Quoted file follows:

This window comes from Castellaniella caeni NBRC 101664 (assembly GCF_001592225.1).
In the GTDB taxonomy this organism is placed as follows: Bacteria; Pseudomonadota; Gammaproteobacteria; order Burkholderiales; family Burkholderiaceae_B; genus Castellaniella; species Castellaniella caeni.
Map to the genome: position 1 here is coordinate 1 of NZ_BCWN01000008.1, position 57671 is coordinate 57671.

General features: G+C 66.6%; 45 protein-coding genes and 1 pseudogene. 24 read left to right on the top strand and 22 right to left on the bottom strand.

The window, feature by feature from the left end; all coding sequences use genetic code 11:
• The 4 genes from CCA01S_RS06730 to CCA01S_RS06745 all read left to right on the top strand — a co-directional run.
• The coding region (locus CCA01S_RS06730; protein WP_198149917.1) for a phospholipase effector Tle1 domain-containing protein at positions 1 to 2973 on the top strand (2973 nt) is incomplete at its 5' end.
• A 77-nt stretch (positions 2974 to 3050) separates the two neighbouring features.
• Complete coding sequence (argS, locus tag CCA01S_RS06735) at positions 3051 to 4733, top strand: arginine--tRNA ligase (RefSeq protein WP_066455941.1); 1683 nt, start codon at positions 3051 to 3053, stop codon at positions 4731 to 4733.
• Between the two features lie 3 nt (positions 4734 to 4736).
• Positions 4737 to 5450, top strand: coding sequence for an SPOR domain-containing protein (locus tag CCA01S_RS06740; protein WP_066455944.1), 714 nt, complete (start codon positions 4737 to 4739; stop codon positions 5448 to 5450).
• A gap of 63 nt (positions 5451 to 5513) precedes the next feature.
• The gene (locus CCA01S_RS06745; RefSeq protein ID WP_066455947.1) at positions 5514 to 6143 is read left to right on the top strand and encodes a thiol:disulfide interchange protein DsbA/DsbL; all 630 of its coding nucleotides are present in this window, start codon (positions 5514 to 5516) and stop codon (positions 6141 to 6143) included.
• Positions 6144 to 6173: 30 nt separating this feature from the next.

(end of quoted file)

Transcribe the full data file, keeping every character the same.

This window comes from Castellaniella caeni NBRC 101664 (assembly GCF_001592225.1).
In the GTDB taxonomy this organism is placed as follows: Bacteria; Pseudomonadota; Gammaproteobacteria; order Burkholderiales; family Burkholderiaceae_B; genus Castellaniella; species Castellaniella caeni.
Map to the genome: position 1 here is coordinate 1 of NZ_BCWN01000008.1, position 57671 is coordinate 57671.

General features: G+C 66.6%; 45 protein-coding genes and 1 pseudogene. 24 read left to right on the top strand and 22 right to left on the bottom strand.

The window, feature by feature from the left end; all coding sequences use genetic code 11:
• The 4 genes from CCA01S_RS06730 to CCA01S_RS06745 all read left to right on the top strand — a co-directional run.
• The coding region (locus CCA01S_RS06730; protein WP_198149917.1) for a phospholipase effector Tle1 domain-containing protein at positions 1 to 2973 on the top strand (2973 nt) is incomplete at its 5' end.
• A 77-nt stretch (positions 2974 to 3050) separates the two neighbouring features.
• Complete coding sequence (argS, locus tag CCA01S_RS06735) at positions 3051 to 4733, top strand: arginine--tRNA ligase (RefSeq protein WP_066455941.1); 1683 nt, start codon at positions 3051 to 3053, stop codon at positions 4731 to 4733.
• Between the two features lie 3 nt (positions 4734 to 4736).
• Positions 4737 to 5450, top strand: coding sequence for an SPOR domain-containing protein (locus tag CCA01S_RS06740; protein WP_066455944.1), 714 nt, complete (start codon positions 4737 to 4739; stop codon positions 5448 to 5450).
• A gap of 63 nt (positions 5451 to 5513) precedes the next feature.
• The gene (locus CCA01S_RS06745; RefSeq protein ID WP_066455947.1) at positions 5514 to 6143 is read left to right on the top strand and encodes a thiol:disulfide interchange protein DsbA/DsbL; all 630 of its coding nucleotides are present in this window, start codon (positions 5514 to 5516) and stop codon (positions 6141 to 6143) included.
• Positions 6144 to 6173: 30 nt separating this feature from the next.